It is 3:30, for some weird reason, I cannot fall asleep and I have no intentions to play a game until I get tired, so what do you do? You start looking a little more intense at twitter and that’s how I got into the twitter tweets with a Human Rights Lawyer. Now, I am all for human rights, were it not for that pesky HRA at times, but that is not the issue. There actually is no issue. You see the tweet that got this all started was :
The issue given was “I, for one, have always been somewhat bemused by the concept of a right to life. What about the young girl who tragically dies of leukemia? What happened to her right to life?” To be that made sense. You see, I am not against a right to life at all, I just wonder how you can set a phrase like that to law. You see, I have been on the other side of matters, so the right to life as seen as a concept where it is not under scrutiny of capital punishment, war, abortion, euthanasia and justifiable homicide is very much the core of the matter, The one part some add, mainly ‘public health care‘ is not in question in this case (it should be a given right no matter when, how or who). I am not against capital punishment and war allows for the situation where lives are lost, hence the right to life is not a given here. I feel different about abortion and euthanasia. You see, I do not agree with either pro-abortion or pro-life. They are stigmatised and polarised opposites of different currencies at time. Pro-lifers are all willing to hang an abortion doctor at the nearest tree, whilst pro-abortion seems to see it as a solution for unadulterated sex (read: exaggeration for dramatic effect), which is how I see these two players. In my view the truth is in the middle.
There are clear cases where abortion needs to be valid, yet I feel uncertain on the wisdom to where the line should be drawn, on the same issue, I see that pro-life doesn’t always have a clear case beyond their conviction. That view tends to be smitten with parts of religion and natural law, yet the full acceptance of both cannot be maintained, so a blanket pro-life abolishing abortion as a whole is equally unthinkable to me.
The best term is the worst classification
You see, for the most I am not against the concept of right to life, but the title itself is unrealistic in a few ways, making me side with the member that started ‘House of Lords member is unsure about a legal right to life‘. You see as stated, my issue makes the ‘right’ almost null and void. In that same setting, the quote “An obligation on its members not unnecessarily to hazard the safety of others” comes as a light in the dark. For the most, we have an obligation not to endanger the lives of others, we get this for the most when we consider the military. They get to endanger themselves and defend that life by taking the lives of those who endanger that life. In this age of terrorism and extremism (like that place you can find on historical maps, namely Aleppo).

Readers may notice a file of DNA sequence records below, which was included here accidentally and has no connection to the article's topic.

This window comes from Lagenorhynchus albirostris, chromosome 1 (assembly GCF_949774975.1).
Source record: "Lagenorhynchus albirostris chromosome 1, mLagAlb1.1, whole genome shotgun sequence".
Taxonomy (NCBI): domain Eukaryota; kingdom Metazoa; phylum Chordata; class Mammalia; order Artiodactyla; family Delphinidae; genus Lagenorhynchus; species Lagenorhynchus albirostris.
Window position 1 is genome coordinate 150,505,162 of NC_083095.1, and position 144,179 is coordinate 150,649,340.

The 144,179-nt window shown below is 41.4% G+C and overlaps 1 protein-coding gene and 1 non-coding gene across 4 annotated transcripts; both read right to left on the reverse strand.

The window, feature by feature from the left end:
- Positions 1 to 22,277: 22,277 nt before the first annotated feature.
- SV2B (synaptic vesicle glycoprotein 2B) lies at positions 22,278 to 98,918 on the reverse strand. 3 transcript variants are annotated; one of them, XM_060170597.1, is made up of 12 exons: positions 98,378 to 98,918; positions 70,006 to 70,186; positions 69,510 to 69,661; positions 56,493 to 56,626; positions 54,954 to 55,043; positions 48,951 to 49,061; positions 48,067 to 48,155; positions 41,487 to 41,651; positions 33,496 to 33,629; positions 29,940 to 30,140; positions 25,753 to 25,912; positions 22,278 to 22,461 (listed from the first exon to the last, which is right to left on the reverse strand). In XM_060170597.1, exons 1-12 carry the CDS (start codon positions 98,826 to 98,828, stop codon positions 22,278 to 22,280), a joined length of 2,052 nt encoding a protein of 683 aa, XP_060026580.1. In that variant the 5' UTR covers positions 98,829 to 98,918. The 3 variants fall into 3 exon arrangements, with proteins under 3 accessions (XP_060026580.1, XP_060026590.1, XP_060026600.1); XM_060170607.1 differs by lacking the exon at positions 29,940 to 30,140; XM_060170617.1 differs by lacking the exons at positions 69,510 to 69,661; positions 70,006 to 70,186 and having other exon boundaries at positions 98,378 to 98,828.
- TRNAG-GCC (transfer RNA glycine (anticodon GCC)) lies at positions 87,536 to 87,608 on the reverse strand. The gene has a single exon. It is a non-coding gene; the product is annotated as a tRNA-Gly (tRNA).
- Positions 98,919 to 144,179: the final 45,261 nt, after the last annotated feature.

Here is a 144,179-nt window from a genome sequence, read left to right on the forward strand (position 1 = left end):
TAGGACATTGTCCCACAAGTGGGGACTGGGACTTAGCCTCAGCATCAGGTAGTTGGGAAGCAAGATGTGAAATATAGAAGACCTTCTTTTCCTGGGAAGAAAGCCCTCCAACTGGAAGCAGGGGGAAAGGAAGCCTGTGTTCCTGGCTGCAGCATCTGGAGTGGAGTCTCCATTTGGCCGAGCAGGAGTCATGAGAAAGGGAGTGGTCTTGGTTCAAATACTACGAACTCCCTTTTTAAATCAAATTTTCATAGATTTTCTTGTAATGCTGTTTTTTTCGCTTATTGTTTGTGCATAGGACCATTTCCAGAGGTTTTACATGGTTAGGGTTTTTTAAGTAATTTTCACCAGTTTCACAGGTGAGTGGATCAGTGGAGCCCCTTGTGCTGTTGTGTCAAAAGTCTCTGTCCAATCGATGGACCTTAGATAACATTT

A pro-life polarisation cannot survive, and as such the right to life comes under attack and whilst the attack on it might seem correct, the sentiment itself should never be under attack. We all have a right to life and at some point some people throw that right away and the blanket ‘right to life‘ cannot correctly deal with that situation, which is why the House of Lord member makes perfect sense. Yet telling all this in 144 characters was never a possibility, which is why today is all about that tweet.
The strongest opponents in all this is Capital Punishment and Euthanasia. At times I have had a much polarised view on those proclaiming justice here. You see, from my point of view, those who cannot hand out the death penalty might be hypocritical cowards. This is way too strong an expression, so let me explain this (I think I did in a much older blog). You see, we all adhere to the law. Now let’s say that we have a rounded 70% lawful and 30% criminal population, the law will take care of that, and for the most, all laws, even those who have no death penalty do that. I am fine with that. Yet the crime part is not 30%, within that group is a 0.000001% sub group that is so extreme, so willing to take the lives of others (like terrorists) that the law can never properly deal with them. So we either wait for that person to get in a court of law (which could be after the death of many more lives). So where was the right to life for those victims? We have a duty to hunt those extreme cases down and put them to death if need be, either by death penalty or by targeted killings. Now consider the number I gave. On this world, that would amount to 8,000 people. When you consider that as per last year 2,984 were on death row in the United States, the number I grasped at is not that far a reach. You see, when we holster the ‘right to life’ and the Crimes Act as golden calves onto our field of vision, worshipping that principle beyond all, is it not fair to say that these people are willing to set the victims of these extreme criminals as human sacrifices? How is human sacrifice seen in view of a right to life? As for Euthanasia, how much suffering should a person endure until he is either constantly drugged or died from pain and suffering? I am not stating that I have the wisdom, but I reckon that at times physicians need to be able to offer such an option, especially when there is no option to manage the pain or outcome.